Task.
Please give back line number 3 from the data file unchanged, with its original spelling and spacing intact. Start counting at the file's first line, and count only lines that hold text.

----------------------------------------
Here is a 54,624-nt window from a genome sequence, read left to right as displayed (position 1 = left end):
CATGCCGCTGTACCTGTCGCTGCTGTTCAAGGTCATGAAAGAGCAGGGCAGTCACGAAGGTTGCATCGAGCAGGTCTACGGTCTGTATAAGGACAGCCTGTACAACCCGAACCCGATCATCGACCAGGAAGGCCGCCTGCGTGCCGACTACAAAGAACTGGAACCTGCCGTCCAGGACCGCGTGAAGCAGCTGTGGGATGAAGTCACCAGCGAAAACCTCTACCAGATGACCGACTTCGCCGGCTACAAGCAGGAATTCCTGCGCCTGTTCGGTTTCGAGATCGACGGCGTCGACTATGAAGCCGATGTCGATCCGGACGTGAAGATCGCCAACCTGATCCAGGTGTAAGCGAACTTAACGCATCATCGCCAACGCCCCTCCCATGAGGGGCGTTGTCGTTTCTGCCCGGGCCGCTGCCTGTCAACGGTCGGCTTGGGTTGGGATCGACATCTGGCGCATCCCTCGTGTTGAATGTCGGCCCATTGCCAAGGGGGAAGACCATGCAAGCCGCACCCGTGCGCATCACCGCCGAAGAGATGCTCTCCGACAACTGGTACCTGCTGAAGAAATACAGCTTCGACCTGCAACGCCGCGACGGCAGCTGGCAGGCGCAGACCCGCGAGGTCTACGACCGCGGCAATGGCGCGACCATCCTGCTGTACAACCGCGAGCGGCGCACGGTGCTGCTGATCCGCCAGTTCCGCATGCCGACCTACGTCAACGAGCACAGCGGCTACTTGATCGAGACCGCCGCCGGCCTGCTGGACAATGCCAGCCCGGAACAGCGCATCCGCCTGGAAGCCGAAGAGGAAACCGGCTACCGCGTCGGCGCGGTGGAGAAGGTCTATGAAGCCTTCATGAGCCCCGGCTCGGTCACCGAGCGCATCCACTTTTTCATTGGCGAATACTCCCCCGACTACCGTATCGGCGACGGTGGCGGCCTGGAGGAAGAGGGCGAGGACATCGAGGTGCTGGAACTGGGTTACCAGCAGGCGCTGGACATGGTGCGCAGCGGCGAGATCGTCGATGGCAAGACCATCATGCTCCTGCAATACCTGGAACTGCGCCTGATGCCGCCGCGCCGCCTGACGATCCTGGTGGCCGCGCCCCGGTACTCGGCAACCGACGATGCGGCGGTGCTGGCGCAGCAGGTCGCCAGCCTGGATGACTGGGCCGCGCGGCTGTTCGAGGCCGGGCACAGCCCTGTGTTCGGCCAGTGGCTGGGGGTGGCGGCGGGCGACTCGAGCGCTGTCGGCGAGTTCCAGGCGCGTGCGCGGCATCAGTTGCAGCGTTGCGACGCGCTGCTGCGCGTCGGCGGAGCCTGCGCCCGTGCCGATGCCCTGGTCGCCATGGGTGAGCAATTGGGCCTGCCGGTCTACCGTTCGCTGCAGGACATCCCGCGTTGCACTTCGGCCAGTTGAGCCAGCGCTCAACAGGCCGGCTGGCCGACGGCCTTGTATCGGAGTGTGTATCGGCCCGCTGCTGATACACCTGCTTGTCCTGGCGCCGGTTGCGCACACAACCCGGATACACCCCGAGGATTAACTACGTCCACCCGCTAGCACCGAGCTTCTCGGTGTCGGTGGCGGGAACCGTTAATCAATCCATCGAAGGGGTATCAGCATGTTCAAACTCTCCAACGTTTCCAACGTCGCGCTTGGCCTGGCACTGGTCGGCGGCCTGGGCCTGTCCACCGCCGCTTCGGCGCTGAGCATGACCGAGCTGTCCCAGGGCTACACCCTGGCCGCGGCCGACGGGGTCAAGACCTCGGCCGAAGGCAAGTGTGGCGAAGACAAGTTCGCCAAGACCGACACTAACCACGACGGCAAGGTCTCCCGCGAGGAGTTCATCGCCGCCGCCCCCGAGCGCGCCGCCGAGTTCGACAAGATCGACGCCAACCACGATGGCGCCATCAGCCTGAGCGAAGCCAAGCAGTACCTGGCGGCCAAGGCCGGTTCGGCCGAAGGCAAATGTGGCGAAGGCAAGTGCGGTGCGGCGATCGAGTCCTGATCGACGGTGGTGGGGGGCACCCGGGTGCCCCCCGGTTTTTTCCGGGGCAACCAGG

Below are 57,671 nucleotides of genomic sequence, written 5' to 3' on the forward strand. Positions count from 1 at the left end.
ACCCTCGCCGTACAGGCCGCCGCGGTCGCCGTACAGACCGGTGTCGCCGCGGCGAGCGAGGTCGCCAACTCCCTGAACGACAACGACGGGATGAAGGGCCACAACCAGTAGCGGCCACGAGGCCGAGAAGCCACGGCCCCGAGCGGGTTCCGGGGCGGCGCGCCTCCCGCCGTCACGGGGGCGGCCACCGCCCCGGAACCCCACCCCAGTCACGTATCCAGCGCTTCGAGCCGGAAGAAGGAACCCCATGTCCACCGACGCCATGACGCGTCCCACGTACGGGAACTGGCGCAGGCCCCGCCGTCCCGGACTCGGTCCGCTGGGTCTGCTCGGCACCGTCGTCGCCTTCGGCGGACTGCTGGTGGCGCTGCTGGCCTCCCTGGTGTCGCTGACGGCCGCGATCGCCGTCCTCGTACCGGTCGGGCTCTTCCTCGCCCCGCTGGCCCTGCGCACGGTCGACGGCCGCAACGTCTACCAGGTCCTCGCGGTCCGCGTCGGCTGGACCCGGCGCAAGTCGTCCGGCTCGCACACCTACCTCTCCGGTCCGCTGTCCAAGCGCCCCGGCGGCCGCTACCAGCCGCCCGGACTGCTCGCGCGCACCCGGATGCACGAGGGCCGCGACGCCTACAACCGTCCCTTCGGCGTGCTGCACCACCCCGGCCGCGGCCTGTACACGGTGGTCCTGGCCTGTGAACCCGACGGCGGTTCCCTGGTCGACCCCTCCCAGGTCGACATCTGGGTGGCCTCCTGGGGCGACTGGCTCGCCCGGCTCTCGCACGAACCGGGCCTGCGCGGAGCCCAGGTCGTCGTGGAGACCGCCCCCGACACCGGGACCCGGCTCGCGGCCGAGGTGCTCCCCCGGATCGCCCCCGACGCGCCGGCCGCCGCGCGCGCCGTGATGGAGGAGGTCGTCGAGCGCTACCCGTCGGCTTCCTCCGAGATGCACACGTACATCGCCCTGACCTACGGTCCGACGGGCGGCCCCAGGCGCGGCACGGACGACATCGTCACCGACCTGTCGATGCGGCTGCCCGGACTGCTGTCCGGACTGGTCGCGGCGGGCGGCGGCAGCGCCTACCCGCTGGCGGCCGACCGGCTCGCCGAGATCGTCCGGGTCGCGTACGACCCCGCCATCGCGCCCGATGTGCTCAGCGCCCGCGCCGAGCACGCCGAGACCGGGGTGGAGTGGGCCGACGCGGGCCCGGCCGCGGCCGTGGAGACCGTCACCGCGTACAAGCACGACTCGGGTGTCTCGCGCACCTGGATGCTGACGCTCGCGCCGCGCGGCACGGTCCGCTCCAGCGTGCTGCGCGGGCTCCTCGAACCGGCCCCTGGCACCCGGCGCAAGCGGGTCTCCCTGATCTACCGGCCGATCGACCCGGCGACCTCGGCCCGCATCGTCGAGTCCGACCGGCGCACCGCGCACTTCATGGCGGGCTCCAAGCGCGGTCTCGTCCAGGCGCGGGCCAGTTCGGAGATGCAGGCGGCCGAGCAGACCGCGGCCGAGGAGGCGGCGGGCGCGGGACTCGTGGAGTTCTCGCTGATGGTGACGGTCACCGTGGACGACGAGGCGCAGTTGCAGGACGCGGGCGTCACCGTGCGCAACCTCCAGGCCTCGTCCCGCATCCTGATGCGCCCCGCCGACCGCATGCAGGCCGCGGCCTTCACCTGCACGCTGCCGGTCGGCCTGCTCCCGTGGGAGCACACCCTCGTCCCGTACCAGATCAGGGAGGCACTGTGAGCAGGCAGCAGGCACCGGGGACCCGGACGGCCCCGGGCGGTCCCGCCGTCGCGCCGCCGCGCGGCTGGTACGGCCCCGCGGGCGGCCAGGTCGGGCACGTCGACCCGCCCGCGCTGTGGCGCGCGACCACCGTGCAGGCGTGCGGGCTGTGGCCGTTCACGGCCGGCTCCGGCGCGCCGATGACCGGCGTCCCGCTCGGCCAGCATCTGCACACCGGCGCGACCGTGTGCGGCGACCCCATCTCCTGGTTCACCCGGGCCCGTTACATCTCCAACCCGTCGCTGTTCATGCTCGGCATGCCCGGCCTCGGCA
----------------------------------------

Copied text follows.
Below are 57,671 nucleotides of genomic sequence, written 5' to 3' on the forward strand. Positions count from 1 at the left end.